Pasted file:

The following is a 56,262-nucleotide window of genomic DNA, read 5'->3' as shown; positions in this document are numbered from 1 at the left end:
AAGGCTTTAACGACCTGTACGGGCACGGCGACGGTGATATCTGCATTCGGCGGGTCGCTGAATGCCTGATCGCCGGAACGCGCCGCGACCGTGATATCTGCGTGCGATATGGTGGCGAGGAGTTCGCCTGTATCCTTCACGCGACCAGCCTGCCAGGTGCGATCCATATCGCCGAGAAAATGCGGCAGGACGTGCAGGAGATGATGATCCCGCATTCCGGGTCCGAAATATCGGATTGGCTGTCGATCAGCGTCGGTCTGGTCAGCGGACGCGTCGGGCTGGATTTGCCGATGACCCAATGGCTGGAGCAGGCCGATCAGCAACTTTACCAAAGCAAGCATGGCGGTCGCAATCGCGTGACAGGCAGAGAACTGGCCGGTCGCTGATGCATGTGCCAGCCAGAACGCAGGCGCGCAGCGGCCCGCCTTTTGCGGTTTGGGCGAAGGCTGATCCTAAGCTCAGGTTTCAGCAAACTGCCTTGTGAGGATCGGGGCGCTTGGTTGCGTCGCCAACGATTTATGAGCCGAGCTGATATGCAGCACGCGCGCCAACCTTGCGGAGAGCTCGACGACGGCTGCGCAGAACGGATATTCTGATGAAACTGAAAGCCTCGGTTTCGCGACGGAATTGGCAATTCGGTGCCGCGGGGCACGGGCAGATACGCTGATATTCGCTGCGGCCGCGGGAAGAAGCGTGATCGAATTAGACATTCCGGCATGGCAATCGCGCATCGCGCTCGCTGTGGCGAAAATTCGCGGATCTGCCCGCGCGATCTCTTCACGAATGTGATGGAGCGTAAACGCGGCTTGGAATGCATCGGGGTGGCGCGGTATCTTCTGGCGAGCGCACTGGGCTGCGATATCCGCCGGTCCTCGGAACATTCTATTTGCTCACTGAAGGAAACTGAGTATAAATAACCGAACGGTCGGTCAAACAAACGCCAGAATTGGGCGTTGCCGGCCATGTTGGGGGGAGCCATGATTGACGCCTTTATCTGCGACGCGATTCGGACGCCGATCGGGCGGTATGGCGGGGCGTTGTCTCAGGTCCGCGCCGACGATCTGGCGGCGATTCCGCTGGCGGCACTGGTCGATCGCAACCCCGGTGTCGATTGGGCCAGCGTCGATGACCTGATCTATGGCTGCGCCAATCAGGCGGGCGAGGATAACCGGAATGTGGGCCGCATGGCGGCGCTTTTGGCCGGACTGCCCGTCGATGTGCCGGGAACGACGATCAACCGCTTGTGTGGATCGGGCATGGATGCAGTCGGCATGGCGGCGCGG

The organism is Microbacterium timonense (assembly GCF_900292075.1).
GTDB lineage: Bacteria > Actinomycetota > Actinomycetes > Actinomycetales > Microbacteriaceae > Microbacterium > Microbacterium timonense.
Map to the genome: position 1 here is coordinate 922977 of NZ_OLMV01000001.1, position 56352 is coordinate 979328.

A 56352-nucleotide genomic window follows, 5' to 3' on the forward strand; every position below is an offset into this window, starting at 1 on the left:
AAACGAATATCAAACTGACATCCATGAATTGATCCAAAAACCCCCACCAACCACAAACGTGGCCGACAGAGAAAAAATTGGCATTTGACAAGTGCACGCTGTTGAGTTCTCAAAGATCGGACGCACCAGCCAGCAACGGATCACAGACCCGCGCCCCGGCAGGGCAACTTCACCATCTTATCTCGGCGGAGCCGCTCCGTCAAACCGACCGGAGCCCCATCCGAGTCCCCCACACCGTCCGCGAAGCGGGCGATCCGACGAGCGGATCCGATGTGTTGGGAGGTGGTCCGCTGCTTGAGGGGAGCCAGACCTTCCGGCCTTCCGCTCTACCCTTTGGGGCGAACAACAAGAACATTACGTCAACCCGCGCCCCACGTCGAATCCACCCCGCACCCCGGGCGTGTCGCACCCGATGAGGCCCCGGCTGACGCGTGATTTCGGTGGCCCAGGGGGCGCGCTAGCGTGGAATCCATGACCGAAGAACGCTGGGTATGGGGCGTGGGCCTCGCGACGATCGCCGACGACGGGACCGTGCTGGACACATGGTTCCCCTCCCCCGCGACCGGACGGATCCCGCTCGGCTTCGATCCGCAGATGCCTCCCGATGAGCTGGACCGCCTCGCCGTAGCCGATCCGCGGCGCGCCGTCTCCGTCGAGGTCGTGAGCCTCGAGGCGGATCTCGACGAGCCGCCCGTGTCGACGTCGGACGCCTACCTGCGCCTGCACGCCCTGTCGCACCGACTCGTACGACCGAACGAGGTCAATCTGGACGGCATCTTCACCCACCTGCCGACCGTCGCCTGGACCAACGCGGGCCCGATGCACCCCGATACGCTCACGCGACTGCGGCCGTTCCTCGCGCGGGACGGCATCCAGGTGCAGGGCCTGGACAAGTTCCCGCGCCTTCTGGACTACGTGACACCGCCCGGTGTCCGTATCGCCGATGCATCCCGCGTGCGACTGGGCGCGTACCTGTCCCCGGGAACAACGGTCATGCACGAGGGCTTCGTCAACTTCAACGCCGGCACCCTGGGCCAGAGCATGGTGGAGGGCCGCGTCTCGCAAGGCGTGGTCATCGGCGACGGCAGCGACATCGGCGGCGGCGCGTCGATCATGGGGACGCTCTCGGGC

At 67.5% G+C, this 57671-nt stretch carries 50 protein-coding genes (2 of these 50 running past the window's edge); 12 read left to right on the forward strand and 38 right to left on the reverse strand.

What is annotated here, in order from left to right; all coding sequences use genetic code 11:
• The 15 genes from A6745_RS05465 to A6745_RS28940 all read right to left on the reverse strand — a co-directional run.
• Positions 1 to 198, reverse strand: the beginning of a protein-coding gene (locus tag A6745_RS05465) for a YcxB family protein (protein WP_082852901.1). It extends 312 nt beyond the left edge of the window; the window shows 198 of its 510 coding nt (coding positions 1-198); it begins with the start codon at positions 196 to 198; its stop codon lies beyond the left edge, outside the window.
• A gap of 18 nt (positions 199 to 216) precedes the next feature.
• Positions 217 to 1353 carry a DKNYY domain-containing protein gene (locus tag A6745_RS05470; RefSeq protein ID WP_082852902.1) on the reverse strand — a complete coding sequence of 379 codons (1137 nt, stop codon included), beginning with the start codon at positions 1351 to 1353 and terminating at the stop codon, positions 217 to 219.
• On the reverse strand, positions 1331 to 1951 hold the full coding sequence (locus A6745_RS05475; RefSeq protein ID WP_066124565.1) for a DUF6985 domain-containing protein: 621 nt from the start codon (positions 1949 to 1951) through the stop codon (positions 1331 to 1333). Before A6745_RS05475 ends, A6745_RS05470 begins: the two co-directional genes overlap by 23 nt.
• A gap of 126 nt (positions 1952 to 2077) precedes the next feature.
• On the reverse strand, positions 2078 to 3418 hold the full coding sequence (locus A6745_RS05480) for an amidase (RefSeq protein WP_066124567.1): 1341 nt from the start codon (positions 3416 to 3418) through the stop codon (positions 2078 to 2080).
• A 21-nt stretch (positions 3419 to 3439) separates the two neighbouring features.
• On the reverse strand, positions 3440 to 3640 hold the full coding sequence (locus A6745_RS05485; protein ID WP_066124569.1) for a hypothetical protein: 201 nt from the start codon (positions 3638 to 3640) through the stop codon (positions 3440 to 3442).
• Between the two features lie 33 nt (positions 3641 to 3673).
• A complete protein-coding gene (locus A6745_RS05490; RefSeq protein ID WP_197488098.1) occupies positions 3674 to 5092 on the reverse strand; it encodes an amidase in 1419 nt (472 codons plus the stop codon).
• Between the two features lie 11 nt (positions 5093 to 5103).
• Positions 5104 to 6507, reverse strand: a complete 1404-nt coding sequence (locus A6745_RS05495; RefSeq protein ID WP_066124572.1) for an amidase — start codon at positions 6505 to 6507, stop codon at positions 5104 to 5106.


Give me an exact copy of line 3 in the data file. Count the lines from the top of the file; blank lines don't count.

The organism is Microbacterium timonense (assembly GCF_900292075.1).